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you remember the prime minister said about two weeks ago when and if the europeans look into our eyes and think, "my god, the british are serious," but it also works the other way round. if he looks into angela merkel‘s eyes and into the 5a eyes of the 27 european leaders, he will see, "my god, they are serious," and they stand firm on the backstop and the agreement which has been signed, but there is ample scope in the political declaration to talk about their future relationship and hopefully come to a relationship which makes the backstop obsolete. i think this is the purpose of the meeting. you have underlined the issue that it is almost a game of chicken. we have seriousness in the eyes of all those people involved and nobody seems willing to budge. we cannot budge on this because if we forgo the
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insurance policy of the backstop, we risk a hard border in ireland, risk pulling the carpet from under the good friday agreement. there is danger of the troubles restarting again. that is a matter of great seriousness, life or death, for ireland, and the europeans are not prepared to throw ireland under the bus in order to get some arrangement with britain. there was a lot of talk in this country at the moment about the implications of a no—deal brexit for british industry. as somebody who himself is now working with companies on political and regulatory developments, how concerned are german companies about the implications of no deal on the 31st of october? the germans don't like no deal but in the scale of
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priorities, the integrity of the single market is much more important than business with britain andi believe the percentage of german business with britain is much, much lower than the other way around. cabinet office minister michael gove has been in holyhead this morning. he said he thought there was a chance that a deal could be reached with the eu(tx sot) i certainly do not want no deal, i wa nt i certainly do not want no deal, i want a deal with the eu. the primaries that rose to the european council in order to spell out what a deal could and should involve. we have had three attempts to pass the existing deal that theresa may concluded with the eu and the house of commons has rejected it. i voted for that deal because i want is to leave with a deal. but you are
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milling for us to leave without a deal. we have to leave, we voted to leave. you said earlier you would not take the risk know you are going to run the risk. politicians do not get to choose the votes to honour, people voted to leave, but a few choice is no brexit or brexit and no deal then i would choose brexit and no deal and i have always been clear on that point. the highest ranking catholic cleric to be convicted of child sex abuse, cardinal george pell, has lost his appeal against his conviction. in february he was found guilty of abusing two boys while archbishop of melbourne in the late 1990s. the former vatican treasurer is serving a six yearjail term. from melbourne — here's phil mercer. once part of the pope's inner circle, today george pell arrived to hear his fate in the back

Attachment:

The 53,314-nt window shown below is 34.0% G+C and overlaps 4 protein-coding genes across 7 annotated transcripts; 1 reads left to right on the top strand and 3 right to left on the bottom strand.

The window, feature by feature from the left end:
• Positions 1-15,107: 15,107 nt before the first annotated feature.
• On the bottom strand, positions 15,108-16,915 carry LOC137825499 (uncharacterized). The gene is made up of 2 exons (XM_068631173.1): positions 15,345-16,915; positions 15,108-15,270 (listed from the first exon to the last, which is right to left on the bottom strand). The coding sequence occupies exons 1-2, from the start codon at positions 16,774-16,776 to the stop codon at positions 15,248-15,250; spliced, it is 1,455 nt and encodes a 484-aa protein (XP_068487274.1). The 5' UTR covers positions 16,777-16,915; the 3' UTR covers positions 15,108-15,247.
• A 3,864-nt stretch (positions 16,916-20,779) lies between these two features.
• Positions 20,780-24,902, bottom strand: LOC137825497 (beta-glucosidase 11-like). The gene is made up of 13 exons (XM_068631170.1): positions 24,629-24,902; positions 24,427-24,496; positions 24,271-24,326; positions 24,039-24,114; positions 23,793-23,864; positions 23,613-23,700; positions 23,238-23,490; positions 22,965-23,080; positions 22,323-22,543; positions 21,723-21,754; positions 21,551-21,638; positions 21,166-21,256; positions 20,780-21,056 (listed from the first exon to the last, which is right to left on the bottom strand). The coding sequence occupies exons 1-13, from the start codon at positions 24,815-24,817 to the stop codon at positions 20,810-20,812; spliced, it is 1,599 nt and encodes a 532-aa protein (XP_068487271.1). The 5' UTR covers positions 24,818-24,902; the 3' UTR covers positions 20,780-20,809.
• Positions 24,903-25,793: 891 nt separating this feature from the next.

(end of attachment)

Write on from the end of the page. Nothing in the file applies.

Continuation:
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of a prison van, hoping to overturn his convictions. at his trial, pell was found guilty of a brazen and forcible sexual attack on two choirboys at st patrick's cathedral, in melbourne, in the late 1990s. his lawyer said the case against him was flawed and that the jury was wrong to convict him on the uncorroborated evidence of one surviving accuser. and the man who was australia's most powerful catholic official did not have to wait long for the chiefjustice to dismiss the appeal. justice maxwell and i accepted the prosecution's submission that the complainant was a very compelling witness, was clearly not a liar, was not a fantasist, and was a witness of truth. outside the victorian court of appeal, there was relief for those who campaigned for victims of clerical abuse. it is just a wonderful day
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for survivors, for victims. i think it sends a message that justice will be served no matter how high you are, or how old you are, or, you know, what yourjob is. this is...this is a crime, it is against children, that innocence. george pell is the most senior catholic figure worldwide to be convicted of child sexual abuse but this case that has global significance might not be over. pell said he is disappointed by the court's decision and his legal team is considering challenging his convictions in australia's high court. but campaigners say another appeal would be a waste of time and money. well, i think the catholic church needs to stop wasting money on appeals and give that money that they would spend